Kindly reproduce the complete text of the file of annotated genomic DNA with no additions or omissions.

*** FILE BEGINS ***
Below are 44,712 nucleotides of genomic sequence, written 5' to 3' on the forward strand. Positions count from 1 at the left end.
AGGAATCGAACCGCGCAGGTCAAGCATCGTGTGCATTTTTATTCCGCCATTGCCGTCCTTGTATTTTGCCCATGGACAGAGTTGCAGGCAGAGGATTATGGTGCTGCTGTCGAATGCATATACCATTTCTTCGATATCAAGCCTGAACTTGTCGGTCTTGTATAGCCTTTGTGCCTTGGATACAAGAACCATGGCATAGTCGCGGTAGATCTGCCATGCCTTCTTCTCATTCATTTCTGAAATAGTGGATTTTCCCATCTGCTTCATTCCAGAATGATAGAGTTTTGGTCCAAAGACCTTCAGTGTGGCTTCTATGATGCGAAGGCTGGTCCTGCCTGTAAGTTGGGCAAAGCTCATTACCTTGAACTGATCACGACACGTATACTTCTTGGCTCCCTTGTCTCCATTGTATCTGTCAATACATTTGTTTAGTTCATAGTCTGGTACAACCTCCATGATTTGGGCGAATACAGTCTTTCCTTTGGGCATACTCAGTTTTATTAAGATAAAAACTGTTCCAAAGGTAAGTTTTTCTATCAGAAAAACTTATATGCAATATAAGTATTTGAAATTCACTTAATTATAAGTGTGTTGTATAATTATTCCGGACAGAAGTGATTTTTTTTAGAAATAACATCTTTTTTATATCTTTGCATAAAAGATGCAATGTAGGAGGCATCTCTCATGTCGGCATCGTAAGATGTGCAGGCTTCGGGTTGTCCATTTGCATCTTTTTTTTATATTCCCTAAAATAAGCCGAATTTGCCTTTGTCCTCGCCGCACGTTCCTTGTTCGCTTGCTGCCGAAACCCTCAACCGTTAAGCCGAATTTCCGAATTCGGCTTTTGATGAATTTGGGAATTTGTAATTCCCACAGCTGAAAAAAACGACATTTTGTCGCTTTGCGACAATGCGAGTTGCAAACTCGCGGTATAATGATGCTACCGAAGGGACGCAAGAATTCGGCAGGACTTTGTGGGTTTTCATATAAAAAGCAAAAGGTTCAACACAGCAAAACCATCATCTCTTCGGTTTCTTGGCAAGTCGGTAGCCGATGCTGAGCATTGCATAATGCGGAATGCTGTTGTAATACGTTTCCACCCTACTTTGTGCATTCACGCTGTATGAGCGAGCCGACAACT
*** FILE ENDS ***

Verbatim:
Below are 44,712 nucleotides of genomic sequence, written 5' to 3' on the forward strand. Positions count from 1 at the left end.
AGGAATCGAACCGCGCAGGTCAAGCATCGTGTGCATTTTTATTCCGCCATTGCCGTCCTTGTATTTTGCCCATGGACAGAGTTGCAGGCAGAGGATTATGGTGCTGCTGTCGAATGCATATACCATTTCTTCGATATCAAGCCTGAACTTGTCGGTCTTGTATAGCCTTTGTGCCTTGGATACAAGAACCATGGCATAGTCGCGGTAGATCTGCCATGCCTTCTTCTCATTCATTTCTGAAATAGTGGATTTTCCCATCTGCTTCATTCCAGAATGATAGAGTTTTGGTCCAAAGACCTTCAGTGTGGCTTCTATGATGCGAAGGCTGGTCCTGCCTGTAAGTTGGGCAAAGCTCATTACCTTGAACTGATCACGACACGTATACTTCTTGGCTCCCTTGTCTCCATTGTATCTGTCAATACATTTGTTTAGTTCATAGTCTGGTACAACCTCCATGATTTGGGCGAATACAGTCTTTCCTTTGGGCATACTCAGTTTTATTAAGATAAAAACTGTTCCAAAGGTAAGTTTTTCTATCAGAAAAACTTATATGCAATATAAGTATTTGAAATTCACTTAATTATAAGTGTGTTGTATAATTATTCCGGACAGAAGTGATTTTTTTTAGAAATAACATCTTTTTTATATCTTTGCATAAAAGATGCAATGTAGGAGGCATCTCTCATGTCGGCATCGTAAGATGTGCAGGCTTCGGGTTGTCCATTTGCATCTTTTTTTTATATTCCCTAAAATAAGCCGAATTTGCCTTTGTCCTCGCCGCACGTTCCTTGTTCGCTTGCTGCCGAAACCCTCAACCGTTAAGCCGAATTTCCGAATTCGGCTTTTGATGAATTTGGGAATTTGTAATTCCCACAGCTGAAAAAAACGACATTTTGTCGCTTTGCGACAATGCGAGTTGCAAACTCGCGGTATAATGATGCTACCGAAGGGACGCAAGAATTCGGCAGGACTTTGTGGGTTTTCATATAAAAAGCAAAAGGTTCAACACAGCAAAACCATCATCTCTTCGGTTTCTTGGCAAGTCGGTAGCCGATGCTGAGCATTGCATAATGCGGAATGCTGTTGTAATACGTTTCCACCCTACTTTGTGCATTCACGCTGTATGAGCGAGCCGACAACT